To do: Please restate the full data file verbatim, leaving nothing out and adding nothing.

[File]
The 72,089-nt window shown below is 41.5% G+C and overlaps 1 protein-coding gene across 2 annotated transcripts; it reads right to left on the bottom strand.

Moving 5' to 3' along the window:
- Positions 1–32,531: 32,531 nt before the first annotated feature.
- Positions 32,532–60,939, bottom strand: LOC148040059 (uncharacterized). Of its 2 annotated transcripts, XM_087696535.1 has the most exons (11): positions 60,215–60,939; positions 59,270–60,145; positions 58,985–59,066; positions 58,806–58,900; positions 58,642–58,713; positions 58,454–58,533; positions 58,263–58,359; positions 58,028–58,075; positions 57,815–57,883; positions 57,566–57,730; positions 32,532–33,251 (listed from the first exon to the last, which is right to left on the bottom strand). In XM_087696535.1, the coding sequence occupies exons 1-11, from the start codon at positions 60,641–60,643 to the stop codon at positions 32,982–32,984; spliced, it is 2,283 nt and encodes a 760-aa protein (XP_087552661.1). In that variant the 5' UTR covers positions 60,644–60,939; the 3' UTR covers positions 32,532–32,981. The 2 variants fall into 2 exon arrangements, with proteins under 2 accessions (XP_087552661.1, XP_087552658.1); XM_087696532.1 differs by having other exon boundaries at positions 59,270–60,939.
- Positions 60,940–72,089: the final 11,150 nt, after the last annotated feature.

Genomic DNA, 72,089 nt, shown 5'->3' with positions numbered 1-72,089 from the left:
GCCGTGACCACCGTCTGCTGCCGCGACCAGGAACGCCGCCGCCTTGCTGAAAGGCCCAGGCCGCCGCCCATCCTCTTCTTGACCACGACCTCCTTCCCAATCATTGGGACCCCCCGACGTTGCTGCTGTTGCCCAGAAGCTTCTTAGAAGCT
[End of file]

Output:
The 72,089-nt window shown below is 41.5% G+C and overlaps 1 protein-coding gene across 2 annotated transcripts; it reads right to left on the bottom strand.

Moving 5' to 3' along the window:
- Positions 1–32,531: 32,531 nt before the first annotated feature.
- Positions 32,532–60,939, bottom strand: LOC148040059 (uncharacterized). Of its 2 annotated transcripts, XM_087696535.1 has the most exons (11): positions 60,215–60,939; positions 59,270–60,145; positions 58,985–59,066; positions 58,806–58,900; positions 58,642–58,713; positions 58,454–58,533; positions 58,263–58,359; positions 58,028–58,075; positions 57,815–57,883; positions 57,566–57,730; positions 32,532–33,251 (listed from the first exon to the last, which is right to left on the bottom strand). In XM_087696535.1, the coding sequence occupies exons 1-11, from the start codon at positions 60,641–60,643 to the stop codon at positions 32,982–32,984; spliced, it is 2,283 nt and encodes a 760-aa protein (XP_087552661.1). In that variant the 5' UTR covers positions 60,644–60,939; the 3' UTR covers positions 32,532–32,981. The 2 variants fall into 2 exon arrangements, with proteins under 2 accessions (XP_087552661.1, XP_087552658.1); XM_087696532.1 differs by having other exon boundaries at positions 59,270–60,939.
- Positions 60,940–72,089: the final 11,150 nt, after the last annotated feature.

Genomic DNA, 72,089 nt, shown 5'->3' with positions numbered 1-72,089 from the left:
GCCGTGACCACCGTCTGCTGCCGCGACCAGGAACGCCGCCGCCTTGCTGAAAGGCCCAGGCCGCCGCCCATCCTCTTCTTGACCACGACCTCCTTCCCAATCATTGGGACCCCCCGACGTTGCTGCTGTTGCCCAGAAGCTTCTTAGAAGCT